When we fail, we tend to make excuses and to blame others.  I hope that, as Mitt licks his wounds, he doesn’t think he lost because he’s a Mormon.  I really don’t think voters cared.  I also hope he doesn’t think we rejected him out of jealousy and resentment because he’s rich.  That’s not how or who we are.  It was the cluelessness and out-of-touchness he displayed as a result of that wealth, an inability to put himself in our shoes.  You can be rich (many, many politicians are) and still have charisma and connect with people.  Forty-four years after his assassination, it is easy for me to picture Bobby Kennedy radiating compassion as he campaigned, I see that toothy grin, those rolled-up shirtsleeves as his arms reached back in the crowd.  Was it real or fake?  I have no idea.  All that mattered was his ability to do it.

Speaking of failure and making excuses, the GOP should not blame their defeat just on Mitt.  I picture Mitt and his party as two drowning men, desperately clinging to each other and dragging each other down to their deaths.  If Mitt was a terrible candidate, he was also leading a terrible party.  Mitt oozed slickness and smarminess, but his party oozed craziness and extremism.  Todd Akin and Richard Mourdock helped take Mitt down with them.

The GOP should blame Mitt, and he should blame them.  There is plenty of blame to go around.

There is also plenty of hypocrisy that needs to be replaced with humility.  Last night on Fox News, Karl Rove shamelessly accused the President of being the one refusing to compromise and of calling his opponents unAmerican.   It is to laugh.  Sure you can get away with that on Fox, but you can’t win an election just with the Fox faithful.  The rest of us know our rubber from our glue.

More on Gloria Allred Case and Mitt

Most of the coverage of this story has described it as about Mitt’s testimony in the divorce proceedings between Staples co-founder Tom Stemberg and his first wife Maureen.

Actually, Mitt testified in post-divorce proceedings, when Maureen tried to get her financial settlement amended.  The couple divorced in 1988, and Staples went public in 1989, at which time it was trading at ten times what she got in the divorce.

Gloria Allred, who now represents Maureen, produced three volumes of testimony involving Mitt, testimony that can now be made public.  She intends to pursue the denial of the motion to lift the gag order that prohibits Maureen from talking about the case.  Tick tock, people, it won’t matter if the order is lifted on November 7.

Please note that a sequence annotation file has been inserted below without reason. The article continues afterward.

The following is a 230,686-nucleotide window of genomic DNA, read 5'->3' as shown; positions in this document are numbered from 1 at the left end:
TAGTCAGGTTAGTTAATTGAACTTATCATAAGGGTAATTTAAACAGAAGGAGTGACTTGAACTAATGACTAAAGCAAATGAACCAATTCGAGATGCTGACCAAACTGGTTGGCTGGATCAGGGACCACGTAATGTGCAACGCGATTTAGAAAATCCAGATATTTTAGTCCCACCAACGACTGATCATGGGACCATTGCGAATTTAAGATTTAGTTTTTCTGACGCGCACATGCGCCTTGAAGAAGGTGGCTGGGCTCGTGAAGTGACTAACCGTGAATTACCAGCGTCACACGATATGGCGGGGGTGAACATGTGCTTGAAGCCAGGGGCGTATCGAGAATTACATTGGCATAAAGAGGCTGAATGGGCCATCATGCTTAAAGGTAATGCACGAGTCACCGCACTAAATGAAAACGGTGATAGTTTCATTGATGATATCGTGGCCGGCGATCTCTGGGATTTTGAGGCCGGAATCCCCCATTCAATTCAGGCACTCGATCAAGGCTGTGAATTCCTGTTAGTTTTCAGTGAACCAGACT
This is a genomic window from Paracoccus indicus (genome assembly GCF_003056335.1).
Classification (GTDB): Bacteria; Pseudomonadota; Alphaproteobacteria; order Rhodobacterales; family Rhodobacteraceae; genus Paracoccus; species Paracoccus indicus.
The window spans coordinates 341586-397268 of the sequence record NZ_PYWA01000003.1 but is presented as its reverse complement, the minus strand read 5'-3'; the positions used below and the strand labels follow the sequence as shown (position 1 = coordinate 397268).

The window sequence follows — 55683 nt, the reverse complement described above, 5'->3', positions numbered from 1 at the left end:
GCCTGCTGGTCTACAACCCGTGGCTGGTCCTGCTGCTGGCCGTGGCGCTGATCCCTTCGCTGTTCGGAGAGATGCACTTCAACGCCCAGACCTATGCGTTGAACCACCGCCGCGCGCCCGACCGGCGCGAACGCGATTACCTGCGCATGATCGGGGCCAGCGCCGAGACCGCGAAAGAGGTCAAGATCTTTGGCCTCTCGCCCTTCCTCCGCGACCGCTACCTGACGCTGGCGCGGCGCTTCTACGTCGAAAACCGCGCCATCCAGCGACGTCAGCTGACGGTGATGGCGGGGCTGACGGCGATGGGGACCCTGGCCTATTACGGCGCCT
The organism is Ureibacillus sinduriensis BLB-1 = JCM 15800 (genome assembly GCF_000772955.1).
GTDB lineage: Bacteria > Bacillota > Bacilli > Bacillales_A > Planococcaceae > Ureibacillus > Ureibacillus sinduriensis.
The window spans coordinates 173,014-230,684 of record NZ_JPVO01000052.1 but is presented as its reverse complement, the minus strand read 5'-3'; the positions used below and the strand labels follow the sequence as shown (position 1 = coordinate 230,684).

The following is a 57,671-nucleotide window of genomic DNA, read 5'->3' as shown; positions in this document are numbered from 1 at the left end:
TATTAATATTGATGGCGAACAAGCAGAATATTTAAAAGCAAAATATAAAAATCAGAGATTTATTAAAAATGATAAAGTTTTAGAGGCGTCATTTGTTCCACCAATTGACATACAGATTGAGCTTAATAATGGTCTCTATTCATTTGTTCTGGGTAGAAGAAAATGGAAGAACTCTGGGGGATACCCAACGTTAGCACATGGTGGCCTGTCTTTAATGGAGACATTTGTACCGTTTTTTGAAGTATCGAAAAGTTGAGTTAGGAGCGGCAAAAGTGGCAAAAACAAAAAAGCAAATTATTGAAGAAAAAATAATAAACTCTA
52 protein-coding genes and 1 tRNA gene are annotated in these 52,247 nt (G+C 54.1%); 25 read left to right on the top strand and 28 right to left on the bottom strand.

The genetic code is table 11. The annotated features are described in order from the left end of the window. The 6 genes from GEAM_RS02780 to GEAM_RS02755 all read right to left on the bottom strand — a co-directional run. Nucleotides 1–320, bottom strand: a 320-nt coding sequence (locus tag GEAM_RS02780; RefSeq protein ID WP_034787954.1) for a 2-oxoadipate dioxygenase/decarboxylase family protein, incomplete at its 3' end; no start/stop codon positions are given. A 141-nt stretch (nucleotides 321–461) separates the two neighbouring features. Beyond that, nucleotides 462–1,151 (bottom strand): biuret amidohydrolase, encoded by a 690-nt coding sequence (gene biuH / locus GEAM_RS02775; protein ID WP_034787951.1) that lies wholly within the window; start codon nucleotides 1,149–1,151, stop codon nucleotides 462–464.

Mitt’s Bain Capital invested $2.5 million in Staples and got a $13 million profit when the company went public.

Wednesday at the Convention

In the 10-11 EDT hour, Elizabeth Warren and Bill Clinton will speak.

Near the end of the 8-9 hour, Sister Simone Campbell from the “Nuns on the Bus” social justice movement will speak.

Near the end of the 9-10 hour, three former employees from companies controlled by Bain will speak.  One of them is named Randy Johnson, but I don’t think it’s that Randy Johnson.

 

His Consultants Made Him Do It

From “Romney:  No more Obama’s a Mr. Nice Guy,” Reid J. Epstein, Politico:

“For months, Romney held back on Obama, GOP strategist Rick Wilson said, because his team was holding out hope that it could reach independent and moderate voters. But Obama’s attacks on Romney’s Bain Capital career…ended his inhibitions.

“’When the Bain ads started to hit, it hurt him, being a successful business guy is at the core of what Mitt Romney is all about,’ Wilson said. ‘Mitt Romney was saying Barack Obama is a nice guy because his consultants were telling him to lie.'”

This is who we want in the Oval Office — someone who lies when his consultants tell him to?!

Little-Girl Mitt

Wow, just wow!  In an interview with NBC’s Chuck Todd poor little Mittens said that his campaign would be “helped immensely” if he could get an “agreement” with those big, bad Obama people not to talk about “business or family or taxes or things of that nature.”

Yes, that’s exactly what Obama thinks every morning when he wakes up — how can I help Mitt’s campaign today?  Hell, I’m a generous guy, how can I help it immensely?

Mitt’s the one who said he should be president because of his Bain experience.  So now he doesn’t want to talk about those 25 years, or however many he had before he “retired retroactively” in 2002?

You’re nominating this sniveling, pathetic little coward, GOP?  Wouldn’t you really rather hold him down and cut his hair with a pair of scissors?  Isn’t that the emotional response this wimp evokes in you?

Netanyahu is shaking his head, Putin and Ahmadinejad are laughing their asses off.  As they are in the White House and Chicago too.

Mitt’s Back to Loving Romneycare

And, by extension, Obamacare!

In response to the Priorities USA ad about the steelworker Bain fired who lost his health insurance and his wife died of cancer, the Romney campaign is arguing that everything would have been fine for them if they’d just lived in Massachusetts and had Romneycare.

The Base is freaking out big-time.

This isn’t just another clean-up on Aisle Mitt, this is a big toxic chemical spill.